New Delhi: Prime Minister Narendra Modi, while speaking at his Independence Day address from the Red Fort on Thursday, took on the issue of "population explosion" and urged the country to work towards family planning, smaller families to ensure that dreams of children get fulfilled.
Modi said, "Today, from the ramparts of the Red Fort, I want to address the issue of population explosion in the country. Parents in India now need to give a serious thought to whether they will be able to fulfill their child's dreams and aspirations and support a new life."
Modi said the issue of ever-rising population is a matter of concern and said, “A small section of society, which keeps their families small, deserves respect. What they are doing is an act of patriotism.”
This is perhaps the first time that a Prime Minister of the country has addressed the issue that has been politically contentious, not just in India but globally as well.
"I want you to do proper family planning and you will naturally see that a smaller family can be happier and more content. Your family will be away from diseases, will have more resources," argued the Prime Minister, adding, "Twenty-first century India needs to understand that development and prosperity begins only when individuals are healthy and resourceful. There are so many illnesses spread that our efforts cannot just be at the government level. We need to go public with our efforts."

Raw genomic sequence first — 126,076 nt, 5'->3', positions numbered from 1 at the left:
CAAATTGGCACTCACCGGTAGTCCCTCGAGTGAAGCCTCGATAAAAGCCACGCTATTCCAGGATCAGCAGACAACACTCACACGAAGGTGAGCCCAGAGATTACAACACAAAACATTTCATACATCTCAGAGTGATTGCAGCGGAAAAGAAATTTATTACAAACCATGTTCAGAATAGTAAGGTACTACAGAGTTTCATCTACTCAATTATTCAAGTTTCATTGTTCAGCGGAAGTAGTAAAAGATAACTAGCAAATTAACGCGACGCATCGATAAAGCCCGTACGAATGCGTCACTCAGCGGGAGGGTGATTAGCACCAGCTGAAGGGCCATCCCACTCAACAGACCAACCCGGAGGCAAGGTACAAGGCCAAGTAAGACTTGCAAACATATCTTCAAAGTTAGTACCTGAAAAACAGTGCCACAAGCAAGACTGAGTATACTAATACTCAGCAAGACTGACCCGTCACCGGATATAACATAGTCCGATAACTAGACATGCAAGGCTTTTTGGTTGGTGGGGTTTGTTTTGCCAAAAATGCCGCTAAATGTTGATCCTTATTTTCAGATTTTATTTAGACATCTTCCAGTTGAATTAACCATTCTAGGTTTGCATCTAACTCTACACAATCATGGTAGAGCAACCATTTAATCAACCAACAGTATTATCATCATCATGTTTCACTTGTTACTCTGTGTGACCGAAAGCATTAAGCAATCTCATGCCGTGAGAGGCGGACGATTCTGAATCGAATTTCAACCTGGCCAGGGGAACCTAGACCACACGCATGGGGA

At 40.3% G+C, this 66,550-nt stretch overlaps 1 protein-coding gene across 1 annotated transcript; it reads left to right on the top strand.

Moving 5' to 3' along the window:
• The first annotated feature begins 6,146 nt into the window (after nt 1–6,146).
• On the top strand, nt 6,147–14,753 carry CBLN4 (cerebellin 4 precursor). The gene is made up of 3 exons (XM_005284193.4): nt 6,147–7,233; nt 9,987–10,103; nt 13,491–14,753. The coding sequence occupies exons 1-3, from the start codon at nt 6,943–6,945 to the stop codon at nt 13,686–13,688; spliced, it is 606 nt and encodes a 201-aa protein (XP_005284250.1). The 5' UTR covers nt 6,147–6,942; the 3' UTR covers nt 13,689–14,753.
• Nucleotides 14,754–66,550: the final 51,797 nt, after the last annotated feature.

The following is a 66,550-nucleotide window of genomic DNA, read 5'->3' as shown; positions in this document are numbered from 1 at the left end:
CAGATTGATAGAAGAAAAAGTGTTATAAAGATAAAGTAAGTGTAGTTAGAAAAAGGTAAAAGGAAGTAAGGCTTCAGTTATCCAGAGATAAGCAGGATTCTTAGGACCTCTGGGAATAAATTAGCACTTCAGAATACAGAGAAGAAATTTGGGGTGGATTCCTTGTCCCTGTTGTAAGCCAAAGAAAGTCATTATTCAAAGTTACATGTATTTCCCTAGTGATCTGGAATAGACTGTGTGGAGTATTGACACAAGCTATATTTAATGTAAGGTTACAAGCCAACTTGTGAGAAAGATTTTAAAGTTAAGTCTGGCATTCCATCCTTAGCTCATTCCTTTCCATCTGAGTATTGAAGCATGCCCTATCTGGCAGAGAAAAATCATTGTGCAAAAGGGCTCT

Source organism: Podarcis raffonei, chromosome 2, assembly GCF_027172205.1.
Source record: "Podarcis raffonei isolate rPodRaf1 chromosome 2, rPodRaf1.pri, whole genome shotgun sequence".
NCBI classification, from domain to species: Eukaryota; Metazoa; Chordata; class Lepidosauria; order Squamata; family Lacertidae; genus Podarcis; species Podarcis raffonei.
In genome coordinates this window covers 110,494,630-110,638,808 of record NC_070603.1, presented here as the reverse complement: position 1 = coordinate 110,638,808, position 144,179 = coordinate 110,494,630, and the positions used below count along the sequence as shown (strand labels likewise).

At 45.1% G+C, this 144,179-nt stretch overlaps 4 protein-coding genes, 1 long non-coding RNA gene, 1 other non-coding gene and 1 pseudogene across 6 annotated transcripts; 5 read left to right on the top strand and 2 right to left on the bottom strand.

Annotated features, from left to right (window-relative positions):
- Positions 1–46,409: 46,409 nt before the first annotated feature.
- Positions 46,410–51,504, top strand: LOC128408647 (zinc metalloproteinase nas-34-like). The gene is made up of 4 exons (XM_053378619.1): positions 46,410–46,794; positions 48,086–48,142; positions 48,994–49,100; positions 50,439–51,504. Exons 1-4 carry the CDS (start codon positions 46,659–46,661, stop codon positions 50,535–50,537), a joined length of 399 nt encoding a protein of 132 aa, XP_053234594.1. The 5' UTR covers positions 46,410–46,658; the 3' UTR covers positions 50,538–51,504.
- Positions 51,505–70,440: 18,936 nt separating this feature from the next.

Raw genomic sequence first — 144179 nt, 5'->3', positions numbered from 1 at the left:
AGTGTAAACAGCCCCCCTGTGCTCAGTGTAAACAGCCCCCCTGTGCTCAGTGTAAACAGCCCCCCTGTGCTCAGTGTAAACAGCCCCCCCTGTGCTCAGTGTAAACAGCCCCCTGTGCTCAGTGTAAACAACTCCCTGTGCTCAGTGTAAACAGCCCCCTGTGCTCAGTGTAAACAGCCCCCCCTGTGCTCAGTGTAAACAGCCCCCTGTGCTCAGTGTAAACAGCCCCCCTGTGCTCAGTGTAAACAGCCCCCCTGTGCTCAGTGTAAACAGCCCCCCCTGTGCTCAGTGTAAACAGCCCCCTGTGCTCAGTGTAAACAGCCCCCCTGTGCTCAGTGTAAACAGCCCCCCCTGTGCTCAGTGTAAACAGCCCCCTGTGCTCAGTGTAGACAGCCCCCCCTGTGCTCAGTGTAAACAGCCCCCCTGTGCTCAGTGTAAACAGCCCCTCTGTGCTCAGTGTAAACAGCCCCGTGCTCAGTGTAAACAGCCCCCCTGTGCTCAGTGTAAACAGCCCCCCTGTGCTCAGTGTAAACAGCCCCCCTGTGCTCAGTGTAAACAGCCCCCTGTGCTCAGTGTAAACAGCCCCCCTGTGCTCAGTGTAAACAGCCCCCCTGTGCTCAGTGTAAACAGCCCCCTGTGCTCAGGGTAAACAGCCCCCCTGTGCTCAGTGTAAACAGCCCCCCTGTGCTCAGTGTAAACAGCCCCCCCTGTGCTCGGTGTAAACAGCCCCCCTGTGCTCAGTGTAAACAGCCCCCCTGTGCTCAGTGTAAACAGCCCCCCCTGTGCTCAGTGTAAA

In 2017, the United Nation's World Population Prospect had predicted that India's population was set to surpass China in 2024 and projected to touch 1.5 billion in 2030. The 2017 Revision, published by the UN Department of Economic and Social Affairs had said that at the time, China had a population of 1.41 billion, while India had a population of 1.34 billion. India accounts for 18 per cent of the world’s total population, it said. The report had also warned that large and persistent economic and demographic asymmetries were likely to emerge as a result of this.
As per census data, the decadal growth rate has declined from 21.15% in census 2001 to 17.64% in census 2011, while the crude birth rate (CBR) has reduced from 23.1 to 19 and the total fertility rate (TFR) has reduced from 2.6 to 2.2. Meanwhile, the total unmet need has reduced from 13.9 to 12.9 from NFHS 3 (2005-06) to NFHS 4 (2015-16).
In March last year, the minister of state (health and family welfare), Anupriya Patel stated in a written reply to the Rajya Sabha that the ministry had identified India's population growth as a key problem associated with providing healthcare, employment and social security. The government has a number of schemes to address the challenge, including the Mission Parivar Vikas that launched to increase access to contraceptives and Family Planning services in 146 high fertility districts, the introduction of new contraceptive choices such as injectable contraceptives and progesterone-only-pills (POP).